From concept to commercialization: Involving students in a sustainable engineering innovation project

Andrea Schaefer, B. S. Richards

Research output: Contribution to journalArticlepeer-review

Abstract / Description of output

An interdisciplinary sustainable design project that combines membrane technology with renewable energy to provide water for remote communities and developing countries was offered to students for voluntary participation. Through continuous design stages and improvements on several prototypes, laboratory testing and several field trials in Australia, and interactions with industry partners and funding agencies, the project has offered very important experience to students and contributes significantly to graduate attributes that are difficult to gain during traditional coursework education. Such initiatives offer an exciting addition to the environmental engineering curriculum and can be adapted to various teaching frameworks and topic areas. In addition to acquiring technical skills, the students gained skills in the areas of teamwork and interpersonal skills, project management, interdisciplinary skills, and confidence in interacting with non-engineers. A number of the students involved who have now graduated as well as peers were subsequently surveyed to evaluate student learning using critical incident questionnaires. One student felt that involvement in the project was more important than the entire engineering degree. Students also reported a boost in confidence, motivation, inspiration, pride of involvement, high degree of engagement, especially during field trips. One drawback was negative team experiences, caused by students who thought they should have been selected as project managers. However, this was described by a student (now in the workforce) as a representation of later office politics and as a good opportunity to develop character strength. Poor communication, team-building tools and lack of institutional support were additional issues needing addressing, as well as concerns from other academics that such activities could be to the detriment of other, more traditional, coursework-based learning activities. Significantly enhanced employment opportunities and extremely positive industry feedback were also noted. Industry emphasised the need for more project and time management skills.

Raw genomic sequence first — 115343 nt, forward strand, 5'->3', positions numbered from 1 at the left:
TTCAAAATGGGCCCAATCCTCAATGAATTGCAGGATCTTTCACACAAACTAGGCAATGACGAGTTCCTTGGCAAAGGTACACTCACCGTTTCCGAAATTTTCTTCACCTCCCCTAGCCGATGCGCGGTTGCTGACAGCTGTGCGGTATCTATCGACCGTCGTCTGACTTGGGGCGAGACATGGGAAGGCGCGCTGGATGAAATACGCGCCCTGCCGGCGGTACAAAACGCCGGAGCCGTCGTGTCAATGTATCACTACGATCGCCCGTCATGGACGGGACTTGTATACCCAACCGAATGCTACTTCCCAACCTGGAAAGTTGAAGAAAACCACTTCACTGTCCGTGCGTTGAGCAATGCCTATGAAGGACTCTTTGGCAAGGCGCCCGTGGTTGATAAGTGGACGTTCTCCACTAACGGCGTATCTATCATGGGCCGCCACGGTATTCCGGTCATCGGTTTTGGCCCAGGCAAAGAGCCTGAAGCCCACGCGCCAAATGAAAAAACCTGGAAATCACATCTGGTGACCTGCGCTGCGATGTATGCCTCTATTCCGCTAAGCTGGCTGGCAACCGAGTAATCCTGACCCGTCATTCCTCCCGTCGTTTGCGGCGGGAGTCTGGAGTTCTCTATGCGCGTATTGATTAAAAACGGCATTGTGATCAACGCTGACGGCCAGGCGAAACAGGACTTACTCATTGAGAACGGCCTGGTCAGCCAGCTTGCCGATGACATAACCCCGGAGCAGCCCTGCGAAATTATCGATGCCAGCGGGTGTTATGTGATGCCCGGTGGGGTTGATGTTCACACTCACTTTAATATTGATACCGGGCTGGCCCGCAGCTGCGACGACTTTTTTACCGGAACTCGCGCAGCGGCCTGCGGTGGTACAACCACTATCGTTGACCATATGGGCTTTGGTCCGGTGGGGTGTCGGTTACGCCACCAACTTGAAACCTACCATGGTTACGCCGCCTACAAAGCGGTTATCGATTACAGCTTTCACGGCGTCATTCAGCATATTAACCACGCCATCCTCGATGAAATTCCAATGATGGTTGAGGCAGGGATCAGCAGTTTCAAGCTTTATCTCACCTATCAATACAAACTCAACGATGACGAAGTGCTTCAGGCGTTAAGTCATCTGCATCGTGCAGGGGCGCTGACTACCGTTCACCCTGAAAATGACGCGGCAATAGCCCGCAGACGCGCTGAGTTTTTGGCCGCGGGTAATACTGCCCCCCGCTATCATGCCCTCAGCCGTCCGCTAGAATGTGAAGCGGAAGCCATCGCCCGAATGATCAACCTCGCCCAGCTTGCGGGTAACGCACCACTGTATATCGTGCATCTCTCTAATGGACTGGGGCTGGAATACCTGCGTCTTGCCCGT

Original languageUndefined/Unknown
Pages (from-to)143-165
Number of pages23
JournalEuropean Journal of Engineering Education
Issue number2
Publication statusPublished - 2007

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